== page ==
Oh, what a feeling


Nicklaus, Watson turn clock back at USF&G;

In a replay from the 1970s, leader Jack Nicklaus and pursuer Tom Watson will be paired in the last group on the golf course today in the third round of the USF&G; Classic.

The two Hall of Fame members, heroes of an historic confrontation at Turnberry in 1977, gained the two top spots in New Orleans yesterday when most of the field could not handle howling winds.

It is believed to be the first time they have played together in the final twosome since Watson's one-stroke, record-breaking triumph in the British Open on the western coast of Scotland 14 years ago.

Nicklaus' last regular tour triumph came in the 1986 Masters. He reached the tournament halfway point at 137, for a two-shot lead, 7-under par on the English Turn Golf and Country Club course he designed and built near the banks of the Mississippi River.

Watson, tied for second with Tom Sieckmann, has not won since the 1987 Nabisco Championship. (Results on 13C)

* Jimmy Powell's 6-under par 66 gave him a two-shot lead after one round of the $500,000 Vintage Invitational Seniors at Indian Wells, Calif. John Brodie, Walter Zembriski and Bobby Nichols fired 68s to tie for second place, one shot ahead of five other players.

* Barb Bunkowsky carded eight birdies in a 5-under-par 68 and two-stroke lead after the second round of the $500,000 Standard Register tournament at Phoenix. Tied for second place were Betsy King, Danielle Ammaccapane and first-round leader Cathy Gerring.


Top-ranked Stefan Edberg double-faulted on break point once in each set and was upset by unseeded David Wheaton, 6-3, 6-4, in the semifinals of the International Players Championships at Key Biscayne, Fla.

Wheaton will play in tomorrow's final against Jim Courier, who notched his 11th consecutive win by beating Richey Reneberg, 6-4, 6-3, in the semifinals. Nine of the 10 top-ranked men entered the event. None will be in the final.

In the women's final today, top-ranked Monica Seles will play Gabriela Sabatini.


Mackey Sasser's mysterious "tapping" syndrome -- the repeated pounding of the ball into his glove before throwing it to the pitcher -- has cost him the No. 1 catching spot. New York Mets manager Bud Harrelson said Charlie O'Brien will start ahead of Sasser because Sasser still is having problems throwing the ball back to the mound, despite visits to a psychiatrist to overcome the habit.

* Oakland Athletics left-hander Rick Honeycutt underwent surgery to repair torn cartilage in his left shoulder and will be out of action for between six and eight weeks.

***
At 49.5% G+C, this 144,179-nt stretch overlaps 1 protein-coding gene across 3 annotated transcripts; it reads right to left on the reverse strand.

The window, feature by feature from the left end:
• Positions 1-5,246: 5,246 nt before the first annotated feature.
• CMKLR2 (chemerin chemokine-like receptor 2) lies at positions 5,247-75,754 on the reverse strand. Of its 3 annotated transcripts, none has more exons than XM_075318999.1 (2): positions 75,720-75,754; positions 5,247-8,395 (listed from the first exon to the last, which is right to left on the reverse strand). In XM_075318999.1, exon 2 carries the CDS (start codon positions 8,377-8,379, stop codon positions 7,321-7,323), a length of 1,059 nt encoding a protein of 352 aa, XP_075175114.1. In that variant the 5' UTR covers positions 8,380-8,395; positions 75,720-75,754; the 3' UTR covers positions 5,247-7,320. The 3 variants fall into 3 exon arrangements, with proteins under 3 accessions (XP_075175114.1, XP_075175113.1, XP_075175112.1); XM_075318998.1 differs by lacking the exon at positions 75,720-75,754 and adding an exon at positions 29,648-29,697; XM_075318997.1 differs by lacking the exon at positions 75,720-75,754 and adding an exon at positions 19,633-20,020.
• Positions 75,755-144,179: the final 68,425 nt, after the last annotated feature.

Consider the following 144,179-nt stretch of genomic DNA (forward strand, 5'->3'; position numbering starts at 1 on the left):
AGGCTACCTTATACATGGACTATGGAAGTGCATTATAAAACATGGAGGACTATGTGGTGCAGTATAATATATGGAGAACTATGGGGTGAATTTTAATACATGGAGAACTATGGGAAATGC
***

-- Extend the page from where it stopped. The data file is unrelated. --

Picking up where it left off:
* The Seattle Mariners said Tempe, Ariz., officials have broken off talks with the club on a new long-term lease. The team said it will now look elsewhere for a spring training site.

Pro football

A man accused of conspiring with Minnesota Vikings place-kicker Donald Igwebuike to smuggle heroin from Nigeria pleaded guilty in Tampa and agreed to testify during the football player's trial, which begins April 1. Ibezim Ofedu said in his plea agreement that the heroin was to be sold in New York City and that Igwebuike would receive money from the sale.


Towson State will be seeking an unprecedented fifth consecutive Eastern College Athletic Conference gymnastics championship tonight, when it, the University of Maryland, and five other schools compete in the eighth annual championship at the University of Pittsburgh. The Tigers won a year ago with a school and meet-record 188.85 points.

Seniors Tandy Knight (Towson State's all-time scoring leader with 1,730 points), Carri Scott, and Anne Sugden will each be after a fourth straight All-ECAC honor. Other returning All-ECAC choices are junior Wendy Weaver, and sophomores Maureen Greim and Janine Spezio. Completing the field will be New Hampshire, William & Mary, Pittsburgh, Northeastern, and James Madison.

* The Yankee Conference has accepted three schools: James Madison, Northeastern and William & Mary, beginning with the 1993 football season and completing the realignment of the conference into two six-team divisions.

* Debbie Tripp's two-run triple in the top of the seventh inning led University of Maryland-Baltimore County (1-4) to their first ever victory in softball, a 3-2 victory over of George Mason. This is the first year UMBC has had a varsity team in the sport.



Julie Parisien streaked to victory in a women's giant slalom in Waterville Valley, N.H., giving the United States its first World Cup victory in four years. She led -- barely-- after the morning run, but neither Austria's Ulrike Maier or Vreni Schneider could unseat her after her spectacular afternoon run.


Bora Milutinovic, a 46-year-old Yugoslavian, who coached Mexico in the 1986 World Cup and Costa Rica in the 1990 World Cup, said he has agreed to become coach of the U.S. national soccer team, and he will be introduced at a news conference Wednesday in New York.

South Africa

An International Olympic Committee delegation arrives in Johannesburg, South Africa, today to investigate South Africa's progress in dismantling the apartheid system of racial segregation and South African officials are quietly optimistic the visit foreshadows the country's return to Olympic competition, perhaps as soon as next year in Barcelona.


The daily operations of the 1996 Olympics will be handled by Chicago banker A.D. Frazier Jr., who said he plans to run the Games like a business and steer clear of political squabbles. The executive vice president of First Chicago Corp., was named as chief operating officer of the Atlanta Committee for the Olympic Games, the No. 2 job, under committee president Billy Payne.

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